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  •   Analysis: Warnings of Air War Drawbacks

    US soldier, AP
    As a U.S. serviceman takes a defensive position, an Albanian man walks his donkey into the hills near the Tirana airbase. (AP)
    By Bradley Graham
    Washington Post Staff Writer
    Tuesday, April 27, 1999; Page A1

    With NATO leaders still wedded to a strategy of pounding Yugoslavia only from the air, a top alliance commander warned yesterday that the relentless bombing could end up setting the country's economy back several decades and still not produce the desired results.

    Gen. Klaus Naumann, outgoing head of NATO's military committee, told reporters that alliance leaders came out of their summit conference here this weekend determined to pursue and intensify the month-old bombing campaign. U.S. military commanders differ, however, over when to start using two dozen AH-64A Apache attack helicopters now on station in Albania, he said. Some officers fear the low-level aircraft are still too vulnerable to Yugoslav anti-aircraft missiles.

    With consideration of ground forces put off for the time being, Naumann said he and Gen. Wesley K. Clark, the alliance's top military officer, still look to the air campaign to force President Slobodan Milosevic to withdraw Yugoslav forces from the embattled Serbian province of Kosovo, largely because of a sense that no responsible head of government would allow his country to be reduced to rubble.

    "Of course, we may have one flaw in our thinking," he added. "Our flaw may be that we think he may have at least a little bit of responsibility for his country and may act accordingly, since otherwise he may end up being the ruler of rubble."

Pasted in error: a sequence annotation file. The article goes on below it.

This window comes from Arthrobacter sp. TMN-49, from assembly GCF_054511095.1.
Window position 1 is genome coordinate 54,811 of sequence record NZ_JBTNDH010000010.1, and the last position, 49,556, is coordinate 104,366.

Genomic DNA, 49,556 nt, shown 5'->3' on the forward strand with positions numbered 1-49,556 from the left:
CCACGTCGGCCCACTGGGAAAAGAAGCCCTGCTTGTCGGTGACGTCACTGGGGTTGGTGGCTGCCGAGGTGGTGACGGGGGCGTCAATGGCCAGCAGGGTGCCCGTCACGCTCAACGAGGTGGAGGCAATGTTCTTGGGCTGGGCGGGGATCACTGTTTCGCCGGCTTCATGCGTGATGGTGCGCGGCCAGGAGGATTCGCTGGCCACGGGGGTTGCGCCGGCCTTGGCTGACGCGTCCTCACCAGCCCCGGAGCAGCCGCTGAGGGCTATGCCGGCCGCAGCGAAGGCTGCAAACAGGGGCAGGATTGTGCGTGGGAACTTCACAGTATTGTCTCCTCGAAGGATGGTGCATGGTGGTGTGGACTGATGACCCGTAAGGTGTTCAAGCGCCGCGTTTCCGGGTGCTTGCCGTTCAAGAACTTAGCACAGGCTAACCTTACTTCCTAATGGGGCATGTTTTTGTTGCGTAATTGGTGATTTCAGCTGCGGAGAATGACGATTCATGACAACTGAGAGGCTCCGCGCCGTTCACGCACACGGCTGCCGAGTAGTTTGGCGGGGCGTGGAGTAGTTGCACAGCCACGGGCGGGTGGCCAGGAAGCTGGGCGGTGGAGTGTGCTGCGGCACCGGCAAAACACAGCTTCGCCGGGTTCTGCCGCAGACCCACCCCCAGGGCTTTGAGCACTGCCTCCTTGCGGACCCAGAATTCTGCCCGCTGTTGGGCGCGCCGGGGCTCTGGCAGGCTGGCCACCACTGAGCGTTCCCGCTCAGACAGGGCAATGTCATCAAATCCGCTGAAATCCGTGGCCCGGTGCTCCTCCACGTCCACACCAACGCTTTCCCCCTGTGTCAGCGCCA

Naumann indicated he favors using the Apache gunships against Yugoslav artillery emplacements along Kosovo's border with Albania, saying the Apaches stand a better chance of finding and destroying these targets with less harm to ethnic Albanian refugees in the area than higher-flying NATO warplanes now in use. But yesterday's crash of an Apache in Albania, during what defense officials described as a training accident, only heightened concerns among some Pentagon officers about putting the Apaches into action in a risky environment.

    Naumann suggested that even if the Apaches go on the attack, they might be limited to operating outside Yugoslavia, perhaps firing on Yugoslav positions inside Kosovo from vantage points in the air on the Albanian side of the border. "The only thing which I can assure you, they have no combat mission which would allow them to cross the Albanian border," the German army general said.

    NATO leaders at the summit conference authorized a selective search of ships in the Adriatic suspected of ferrying oil to Serbia through Montenegro, Serbia's junior partner in the remnant Yugoslav federation. But Naumann appeared to take some of the punch out of this initiative as well, saying allied ships will not use force to halt ships under what NATO is calling a "visit and search" activity.

    "A 'visit and search' regime does not give us the right to force anyone to abandon his course. So we cannot stop a merchant vessel by the use of force," the German general said.

    Naumann indicated the plan is intended largely to deter, not forcibly interdict, noting that NATO's action lacks the legal authority of a United Nations-sanctioned oil blockade. Still, he insisted the inspections will discourage attempts to deliver foreign oil to Yugoslavia by making third parties – meaning essentially Russian tankers – "think twice whether they will take this route, because no one likes to be stopped at sea by a warship."

    With NATO aircraft having attacked about 230 separate sites throughout Yugoslavia since airstrikes began March 24, plans call for a further widening of the target list into ever more politically sensitive categories, officials said.